College graduates head overseas as Plan B for work

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Facing a poor job market, thousands of graduates are examining job opportunities outside the U.S.

“As I was getting closer to graduation, I was definitely aware that, ‘Oh my gosh, it’s definitely harder to get a job,’ ” said Alexa Bate, a Seattle University graduate who has signed a contract to teach English classes at the American Language Center in Rabat, Morocco. “I think that for a lot of people, it definitely is influencing how they’re getting a job and what they’re doing.”

Susan Terry, director of the UW Career Center, said she doubts the economy is the sole reason a student would look for work abroad. But fewer opportunities in the U.S. — or the perception that fewer opportunities exist — may be making the internationally inclined think more seriously about it.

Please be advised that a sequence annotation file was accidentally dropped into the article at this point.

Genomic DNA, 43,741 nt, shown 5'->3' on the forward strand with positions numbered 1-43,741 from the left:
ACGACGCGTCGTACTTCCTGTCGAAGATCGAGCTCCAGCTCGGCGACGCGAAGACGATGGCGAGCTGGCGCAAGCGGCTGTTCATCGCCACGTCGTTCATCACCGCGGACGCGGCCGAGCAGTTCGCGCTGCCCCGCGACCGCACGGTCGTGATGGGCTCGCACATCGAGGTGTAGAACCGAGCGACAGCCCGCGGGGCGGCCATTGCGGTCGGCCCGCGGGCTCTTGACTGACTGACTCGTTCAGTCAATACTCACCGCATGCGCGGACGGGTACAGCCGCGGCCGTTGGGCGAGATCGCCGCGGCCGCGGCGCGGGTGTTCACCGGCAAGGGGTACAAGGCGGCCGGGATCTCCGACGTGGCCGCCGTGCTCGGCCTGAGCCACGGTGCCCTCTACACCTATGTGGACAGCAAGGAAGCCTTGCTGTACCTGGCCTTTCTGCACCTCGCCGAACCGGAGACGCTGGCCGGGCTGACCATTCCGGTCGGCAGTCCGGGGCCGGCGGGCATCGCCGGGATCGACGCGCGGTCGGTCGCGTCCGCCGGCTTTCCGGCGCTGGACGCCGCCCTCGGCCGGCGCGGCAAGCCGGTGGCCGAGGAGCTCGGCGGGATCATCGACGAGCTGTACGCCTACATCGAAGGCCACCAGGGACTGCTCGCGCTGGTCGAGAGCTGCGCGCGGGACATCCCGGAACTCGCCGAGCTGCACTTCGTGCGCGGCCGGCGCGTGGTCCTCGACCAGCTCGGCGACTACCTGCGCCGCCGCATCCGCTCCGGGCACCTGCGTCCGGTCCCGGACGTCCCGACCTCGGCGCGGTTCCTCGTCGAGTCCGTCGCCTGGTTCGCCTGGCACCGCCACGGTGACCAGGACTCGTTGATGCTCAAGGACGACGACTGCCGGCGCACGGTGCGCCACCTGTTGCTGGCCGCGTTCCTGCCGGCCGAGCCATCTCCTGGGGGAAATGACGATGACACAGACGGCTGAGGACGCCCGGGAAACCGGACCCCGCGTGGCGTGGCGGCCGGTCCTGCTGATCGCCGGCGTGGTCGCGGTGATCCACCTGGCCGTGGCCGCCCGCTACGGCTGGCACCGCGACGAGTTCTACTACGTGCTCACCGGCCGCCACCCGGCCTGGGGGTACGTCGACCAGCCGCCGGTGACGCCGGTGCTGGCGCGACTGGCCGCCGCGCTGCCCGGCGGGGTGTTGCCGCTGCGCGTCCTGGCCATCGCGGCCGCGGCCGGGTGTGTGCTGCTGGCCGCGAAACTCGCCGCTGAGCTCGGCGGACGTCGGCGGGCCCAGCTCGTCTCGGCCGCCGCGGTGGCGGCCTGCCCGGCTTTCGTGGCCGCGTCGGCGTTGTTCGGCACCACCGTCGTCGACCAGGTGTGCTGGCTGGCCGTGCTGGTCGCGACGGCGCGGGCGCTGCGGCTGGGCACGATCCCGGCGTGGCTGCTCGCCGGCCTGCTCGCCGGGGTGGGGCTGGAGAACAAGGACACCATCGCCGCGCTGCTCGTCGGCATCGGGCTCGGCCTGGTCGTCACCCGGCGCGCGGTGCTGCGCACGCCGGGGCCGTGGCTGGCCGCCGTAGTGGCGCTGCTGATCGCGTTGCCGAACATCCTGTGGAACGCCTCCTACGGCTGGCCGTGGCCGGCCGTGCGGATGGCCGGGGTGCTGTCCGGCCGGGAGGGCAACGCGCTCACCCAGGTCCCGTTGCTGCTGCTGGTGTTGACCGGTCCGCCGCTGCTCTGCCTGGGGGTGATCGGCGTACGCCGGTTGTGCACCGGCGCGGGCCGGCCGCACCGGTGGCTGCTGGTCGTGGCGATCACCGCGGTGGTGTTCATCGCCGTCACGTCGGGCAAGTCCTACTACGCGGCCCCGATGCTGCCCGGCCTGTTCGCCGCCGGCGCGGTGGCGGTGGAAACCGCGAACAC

“The logic follows, if I’m going to work as a barista I might as well go do it in Paris,” Terry said.

Teaching English is one of the most popular options for those who want to live in a different culture and earn a living at the same time. Others have chosen to postpone jobs or school in the U.S. to aid the less fortunate.

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